Treatment for anorexia relies on three aspects: restoring the person to a healthy weight, treating the psychiatric issues related to the disease, and changing the behaviors that are thought to have led to the disease. Hospitalization may be necessary at the beginning of treatment to rectify any health problems such as heart problems, malnutrition or electrolyte imbalances. Dietary aspects of treatment include supplementation with zinc, essential fatty acids, nutrition counseling, and Medical Nutrition Therapy
Some research suggests that the use of medicines — such as antidepressants, antipsychotics, or mood stabilizers — may sometimes work for anorexic patients. It is thought that these medicines help the mood and anxiety symptoms that often co-exist with anorexia. Other recent studies, however, suggest that antidepressants may not stop some patients with anorexia from relapsing. Also, no medicine has shown to work 100 percent of the time during the important first step of restoring a patient to healthy weight. So, it is not clear if and how medications can help anorexic patients get better, but research is still happening.
Some forms of psychotherapy can help make the psychological reasons for anorexia better. Psychotherapy is sometimes known as “talk therapy.” It uses different ways of communicating to change a patient’s thoughts or behavior. This kind of therapy can be useful for treating eating disorders in young patients who have not had anorexia for a long time.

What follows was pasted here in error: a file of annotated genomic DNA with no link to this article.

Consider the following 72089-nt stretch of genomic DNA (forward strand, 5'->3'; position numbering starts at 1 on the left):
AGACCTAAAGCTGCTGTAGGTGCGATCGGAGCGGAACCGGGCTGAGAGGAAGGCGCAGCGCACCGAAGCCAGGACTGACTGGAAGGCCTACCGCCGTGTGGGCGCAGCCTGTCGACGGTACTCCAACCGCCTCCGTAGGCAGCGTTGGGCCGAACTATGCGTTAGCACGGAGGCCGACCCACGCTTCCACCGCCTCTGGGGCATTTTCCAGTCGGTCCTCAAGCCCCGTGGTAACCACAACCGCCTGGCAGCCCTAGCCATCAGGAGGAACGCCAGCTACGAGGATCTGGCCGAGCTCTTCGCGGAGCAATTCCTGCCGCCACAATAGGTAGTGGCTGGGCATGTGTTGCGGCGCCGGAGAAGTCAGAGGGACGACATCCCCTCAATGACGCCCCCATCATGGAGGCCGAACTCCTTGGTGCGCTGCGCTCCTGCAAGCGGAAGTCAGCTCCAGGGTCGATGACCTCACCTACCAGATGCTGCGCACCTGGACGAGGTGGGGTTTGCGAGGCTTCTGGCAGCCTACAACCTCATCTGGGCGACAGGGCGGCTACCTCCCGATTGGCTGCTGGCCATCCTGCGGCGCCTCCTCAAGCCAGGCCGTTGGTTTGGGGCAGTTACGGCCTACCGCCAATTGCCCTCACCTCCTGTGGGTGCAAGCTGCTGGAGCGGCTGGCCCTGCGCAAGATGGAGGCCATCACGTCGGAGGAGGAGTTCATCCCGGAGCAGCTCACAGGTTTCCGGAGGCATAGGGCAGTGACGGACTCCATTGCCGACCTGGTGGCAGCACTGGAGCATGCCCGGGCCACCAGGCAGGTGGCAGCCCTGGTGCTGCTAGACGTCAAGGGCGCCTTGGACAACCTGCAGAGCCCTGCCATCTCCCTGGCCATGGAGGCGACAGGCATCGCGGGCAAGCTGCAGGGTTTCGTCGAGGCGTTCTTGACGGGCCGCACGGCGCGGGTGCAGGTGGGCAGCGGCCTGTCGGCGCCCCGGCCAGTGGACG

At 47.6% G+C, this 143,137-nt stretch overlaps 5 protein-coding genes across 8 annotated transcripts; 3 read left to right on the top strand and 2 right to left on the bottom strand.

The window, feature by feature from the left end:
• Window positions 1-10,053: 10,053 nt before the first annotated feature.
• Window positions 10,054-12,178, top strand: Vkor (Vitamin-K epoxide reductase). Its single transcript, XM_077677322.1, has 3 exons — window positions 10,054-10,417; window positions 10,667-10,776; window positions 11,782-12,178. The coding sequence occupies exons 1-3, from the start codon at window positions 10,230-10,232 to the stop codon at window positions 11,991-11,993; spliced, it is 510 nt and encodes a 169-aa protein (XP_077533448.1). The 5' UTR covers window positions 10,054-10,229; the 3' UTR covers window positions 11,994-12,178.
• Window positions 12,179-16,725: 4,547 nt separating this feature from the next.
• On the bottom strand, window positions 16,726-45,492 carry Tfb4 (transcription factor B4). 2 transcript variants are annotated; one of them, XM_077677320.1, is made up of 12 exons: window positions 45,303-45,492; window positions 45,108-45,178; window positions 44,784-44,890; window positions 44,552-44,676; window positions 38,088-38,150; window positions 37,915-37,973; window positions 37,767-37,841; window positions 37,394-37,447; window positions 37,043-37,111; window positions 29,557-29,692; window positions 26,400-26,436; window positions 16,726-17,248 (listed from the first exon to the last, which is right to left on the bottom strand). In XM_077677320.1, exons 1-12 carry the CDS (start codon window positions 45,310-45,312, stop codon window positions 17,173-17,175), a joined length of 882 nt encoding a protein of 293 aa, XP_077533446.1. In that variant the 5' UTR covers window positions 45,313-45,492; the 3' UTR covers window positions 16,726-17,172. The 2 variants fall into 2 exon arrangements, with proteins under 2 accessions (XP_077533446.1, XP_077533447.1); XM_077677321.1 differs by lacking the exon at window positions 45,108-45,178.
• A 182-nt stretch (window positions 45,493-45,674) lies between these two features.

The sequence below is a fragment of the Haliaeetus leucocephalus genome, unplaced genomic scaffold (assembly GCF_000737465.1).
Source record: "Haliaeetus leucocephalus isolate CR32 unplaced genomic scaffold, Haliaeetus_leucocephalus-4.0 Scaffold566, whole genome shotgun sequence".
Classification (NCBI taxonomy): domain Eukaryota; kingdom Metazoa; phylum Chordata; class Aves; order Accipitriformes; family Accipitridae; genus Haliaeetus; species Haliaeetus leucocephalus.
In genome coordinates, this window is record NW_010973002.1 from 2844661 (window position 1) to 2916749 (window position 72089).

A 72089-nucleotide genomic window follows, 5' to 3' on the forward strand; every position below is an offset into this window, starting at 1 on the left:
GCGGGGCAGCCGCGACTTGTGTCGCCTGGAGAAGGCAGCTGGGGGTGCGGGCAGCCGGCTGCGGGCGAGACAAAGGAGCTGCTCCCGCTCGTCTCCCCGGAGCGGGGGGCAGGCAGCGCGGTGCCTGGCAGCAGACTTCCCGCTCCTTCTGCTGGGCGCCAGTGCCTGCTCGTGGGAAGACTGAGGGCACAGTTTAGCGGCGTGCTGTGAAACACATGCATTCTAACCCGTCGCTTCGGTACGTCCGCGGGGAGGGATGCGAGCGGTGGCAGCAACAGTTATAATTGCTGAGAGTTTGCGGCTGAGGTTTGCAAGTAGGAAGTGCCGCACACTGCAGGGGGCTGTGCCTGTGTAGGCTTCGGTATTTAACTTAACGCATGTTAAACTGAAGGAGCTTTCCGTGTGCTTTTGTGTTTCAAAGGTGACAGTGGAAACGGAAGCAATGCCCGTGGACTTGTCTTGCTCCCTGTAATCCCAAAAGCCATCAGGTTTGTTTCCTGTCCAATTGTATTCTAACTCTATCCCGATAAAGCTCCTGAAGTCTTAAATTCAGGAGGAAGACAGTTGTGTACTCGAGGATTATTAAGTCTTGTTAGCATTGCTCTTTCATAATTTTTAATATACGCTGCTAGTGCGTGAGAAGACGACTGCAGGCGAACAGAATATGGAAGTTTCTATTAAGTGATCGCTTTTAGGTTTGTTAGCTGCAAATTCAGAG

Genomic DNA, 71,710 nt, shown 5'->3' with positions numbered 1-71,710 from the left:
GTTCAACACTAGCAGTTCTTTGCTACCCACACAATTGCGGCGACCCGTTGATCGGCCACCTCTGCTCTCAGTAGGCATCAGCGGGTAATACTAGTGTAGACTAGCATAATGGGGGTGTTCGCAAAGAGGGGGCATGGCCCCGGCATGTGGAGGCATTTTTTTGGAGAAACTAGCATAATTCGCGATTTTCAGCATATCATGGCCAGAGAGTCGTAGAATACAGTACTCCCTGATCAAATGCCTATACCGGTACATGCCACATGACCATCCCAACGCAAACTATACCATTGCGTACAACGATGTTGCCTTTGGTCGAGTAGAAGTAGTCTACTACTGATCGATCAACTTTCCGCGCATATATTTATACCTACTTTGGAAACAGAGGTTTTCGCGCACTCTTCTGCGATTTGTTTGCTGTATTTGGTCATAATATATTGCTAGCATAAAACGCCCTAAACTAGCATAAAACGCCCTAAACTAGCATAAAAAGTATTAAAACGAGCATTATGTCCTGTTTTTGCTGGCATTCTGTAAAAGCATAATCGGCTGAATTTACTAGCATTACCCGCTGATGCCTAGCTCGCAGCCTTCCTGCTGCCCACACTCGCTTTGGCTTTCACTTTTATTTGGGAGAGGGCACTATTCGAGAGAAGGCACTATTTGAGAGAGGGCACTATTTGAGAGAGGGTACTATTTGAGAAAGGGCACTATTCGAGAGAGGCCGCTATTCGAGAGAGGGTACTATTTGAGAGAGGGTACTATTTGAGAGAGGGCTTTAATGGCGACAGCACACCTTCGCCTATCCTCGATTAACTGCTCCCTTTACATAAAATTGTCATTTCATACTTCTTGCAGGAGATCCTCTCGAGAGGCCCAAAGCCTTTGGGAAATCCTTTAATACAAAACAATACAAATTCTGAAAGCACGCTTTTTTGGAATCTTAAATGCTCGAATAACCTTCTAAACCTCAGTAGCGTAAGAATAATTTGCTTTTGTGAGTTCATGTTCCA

Individual counseling can help someone with anorexia. If the patient is young, counseling may involve the whole family. Support groups may also be a part of treatment. In support groups, patients, and families meet and share what they’ve been through.
Some researchers point out that prescribing medicines and using psychotherapy designed just for anorexic patients works better at treating anorexia than just psychotherapy alone. Whether or not a treatment works, though, depends on the person involved and his or her situation. Unfortunately, no one kind of psychotherapy always works for treating adults with anorexia.